While it technically debuted as a PS4/PSVR game in 2016, it did have its PC debut this year, almost completely out of the blue, complete with VR support.
Rez Infinite is a remake/remaster of the Dreamcast classic, Rez, a rhythm-based rail shooter in which every player action contributes to the rhythm and beat of the stage. It’s got a vague cyberpunk story to sort of provide some context to curious players, but it’s made to generally look like a complex wireframe music visualizer, with abstract geometric shapes coming together to create everything within the game.
VR support is NOT needed to enjoy the game, but it certainly helps if you have access to that tech, as it adds a whole new level of depth to the game’s endearing abstract visuals, and kind of puts the player even closer to the music, which is the driving force of the game. It’s hard for me to justify, but the scant lyrics in the variety of electronic tracks throughout the game seem to all address existential themes, and the game seems to revolve around a notion of existence and purpose that feels a bit more enlightened that a standard arcade-esque game.
Once the game is completed on its normal, arcadey, 5-stage track, it unlocks a “Travelling” mode that allows players to replay the game with essentially God Mode enabled — the player cannot die in Travelling mode. This is what brings me back all the time, to just cyber-trip my way through Rez again and again and again, enjoying its music, its weird cyberpunky theme, its sublime audiovisual interconnection. I have a PSVR that makes that even more immersive and relaxing now, though again I must stress that the game was originally conceived as a 2D game and Infinite still operates in that fashion just fine.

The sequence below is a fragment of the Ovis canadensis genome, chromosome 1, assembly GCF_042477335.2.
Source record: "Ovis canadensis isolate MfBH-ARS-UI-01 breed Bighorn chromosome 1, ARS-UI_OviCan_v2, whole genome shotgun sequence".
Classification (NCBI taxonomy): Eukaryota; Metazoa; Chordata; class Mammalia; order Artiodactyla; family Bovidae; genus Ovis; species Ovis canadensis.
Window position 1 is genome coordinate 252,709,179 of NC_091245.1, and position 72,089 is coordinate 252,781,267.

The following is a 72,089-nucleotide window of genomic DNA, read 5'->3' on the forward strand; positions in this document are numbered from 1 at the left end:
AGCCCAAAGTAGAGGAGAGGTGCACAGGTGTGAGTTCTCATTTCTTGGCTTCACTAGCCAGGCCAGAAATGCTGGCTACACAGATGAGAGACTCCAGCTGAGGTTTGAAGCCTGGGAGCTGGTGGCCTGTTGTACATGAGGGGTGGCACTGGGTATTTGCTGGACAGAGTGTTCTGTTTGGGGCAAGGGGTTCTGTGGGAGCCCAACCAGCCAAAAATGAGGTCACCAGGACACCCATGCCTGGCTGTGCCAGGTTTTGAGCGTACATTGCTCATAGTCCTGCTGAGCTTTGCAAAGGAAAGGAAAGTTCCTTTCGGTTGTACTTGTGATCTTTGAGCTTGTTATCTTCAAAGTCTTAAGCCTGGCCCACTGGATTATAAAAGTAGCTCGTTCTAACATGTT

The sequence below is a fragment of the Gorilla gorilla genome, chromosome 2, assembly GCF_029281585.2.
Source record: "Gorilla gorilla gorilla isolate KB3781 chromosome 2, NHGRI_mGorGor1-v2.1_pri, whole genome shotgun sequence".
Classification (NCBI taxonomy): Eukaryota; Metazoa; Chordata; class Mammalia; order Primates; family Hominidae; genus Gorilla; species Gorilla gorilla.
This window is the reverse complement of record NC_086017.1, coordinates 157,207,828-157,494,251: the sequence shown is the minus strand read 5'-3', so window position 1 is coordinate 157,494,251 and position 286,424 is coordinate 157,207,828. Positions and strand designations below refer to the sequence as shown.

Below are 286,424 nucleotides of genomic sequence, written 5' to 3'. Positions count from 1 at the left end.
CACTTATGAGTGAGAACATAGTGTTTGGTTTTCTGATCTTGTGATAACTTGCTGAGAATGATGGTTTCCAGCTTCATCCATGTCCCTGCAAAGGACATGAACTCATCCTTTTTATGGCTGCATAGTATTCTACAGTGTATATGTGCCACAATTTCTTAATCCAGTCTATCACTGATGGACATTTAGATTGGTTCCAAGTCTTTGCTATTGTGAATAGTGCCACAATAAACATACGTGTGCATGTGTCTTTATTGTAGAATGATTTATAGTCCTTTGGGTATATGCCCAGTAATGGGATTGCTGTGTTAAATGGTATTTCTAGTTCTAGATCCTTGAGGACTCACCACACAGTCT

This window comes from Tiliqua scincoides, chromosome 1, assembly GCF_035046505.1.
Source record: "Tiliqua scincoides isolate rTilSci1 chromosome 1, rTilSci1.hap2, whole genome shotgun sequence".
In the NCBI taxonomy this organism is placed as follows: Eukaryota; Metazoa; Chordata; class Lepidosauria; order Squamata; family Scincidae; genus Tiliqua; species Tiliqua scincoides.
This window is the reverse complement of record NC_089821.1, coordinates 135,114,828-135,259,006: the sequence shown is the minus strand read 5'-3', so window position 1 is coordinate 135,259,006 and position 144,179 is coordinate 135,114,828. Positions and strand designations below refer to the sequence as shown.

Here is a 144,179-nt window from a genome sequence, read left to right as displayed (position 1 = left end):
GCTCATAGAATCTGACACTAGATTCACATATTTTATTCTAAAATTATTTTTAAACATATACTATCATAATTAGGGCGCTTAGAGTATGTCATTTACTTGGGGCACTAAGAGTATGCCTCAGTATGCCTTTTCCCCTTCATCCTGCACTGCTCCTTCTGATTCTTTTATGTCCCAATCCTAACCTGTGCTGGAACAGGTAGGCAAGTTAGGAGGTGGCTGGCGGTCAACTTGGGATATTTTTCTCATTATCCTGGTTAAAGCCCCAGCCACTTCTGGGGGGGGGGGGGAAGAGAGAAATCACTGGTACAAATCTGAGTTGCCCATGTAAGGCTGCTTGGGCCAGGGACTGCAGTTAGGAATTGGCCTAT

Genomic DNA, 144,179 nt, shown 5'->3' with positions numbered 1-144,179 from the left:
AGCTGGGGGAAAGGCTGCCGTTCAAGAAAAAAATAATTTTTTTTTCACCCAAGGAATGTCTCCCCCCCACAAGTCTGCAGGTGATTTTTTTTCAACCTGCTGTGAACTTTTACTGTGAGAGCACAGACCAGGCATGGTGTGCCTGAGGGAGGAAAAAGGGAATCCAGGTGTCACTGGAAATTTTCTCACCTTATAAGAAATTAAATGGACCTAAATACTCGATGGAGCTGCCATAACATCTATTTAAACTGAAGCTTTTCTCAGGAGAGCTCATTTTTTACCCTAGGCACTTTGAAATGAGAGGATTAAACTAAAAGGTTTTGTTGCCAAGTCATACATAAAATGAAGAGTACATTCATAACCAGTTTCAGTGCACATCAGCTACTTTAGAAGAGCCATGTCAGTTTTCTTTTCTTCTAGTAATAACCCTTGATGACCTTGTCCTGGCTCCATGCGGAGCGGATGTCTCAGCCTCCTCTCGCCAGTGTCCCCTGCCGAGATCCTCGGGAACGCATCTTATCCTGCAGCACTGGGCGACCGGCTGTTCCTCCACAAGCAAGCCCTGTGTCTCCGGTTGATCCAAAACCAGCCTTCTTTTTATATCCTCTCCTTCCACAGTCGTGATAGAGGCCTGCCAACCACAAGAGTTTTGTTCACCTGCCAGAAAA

I didn’t play the original Rez until its HD rerelease on Xbox Live Arcade for the 360, but I fell so in love with the game then that I’ve rebought it on every platform it’s appeared on since. It’s something of an all-time favorite of mine now, and Infinite not only adds VR support, but also introduces Area X, the first new Rez content since the game’s original release, and it sort of gives Rez a new “all-range” mode that was intended a bit more for VR play, but again works just fine without VR. Area X ups the visual quality as well, and rather than having it focus on a single musical track like the original stages, it jumps through a long-form medley mixed together from a few different songs. As a result, Area X feels almost like a complete and separate experience in itself, something of a Rez sequel prototype.
It’s the greatest package of Rez to date, and it comes highly recommended by me, especially if you want to just dive in and relax. It’s available on Steam, with a Fall Sale price of $14.99 (40% off its regular $24.99), and will likely be on sale again for the upcoming Winter Sale in December. It can be completed in one 2-hour sitting, but I feel like it has good replay value and provides several ways to replay through its content, such as the aforementioned Travelling Mode, but it also provides Score Attack Modes, Boss Rush Modes, leaderboards, etc… if that sort of approach is your dig.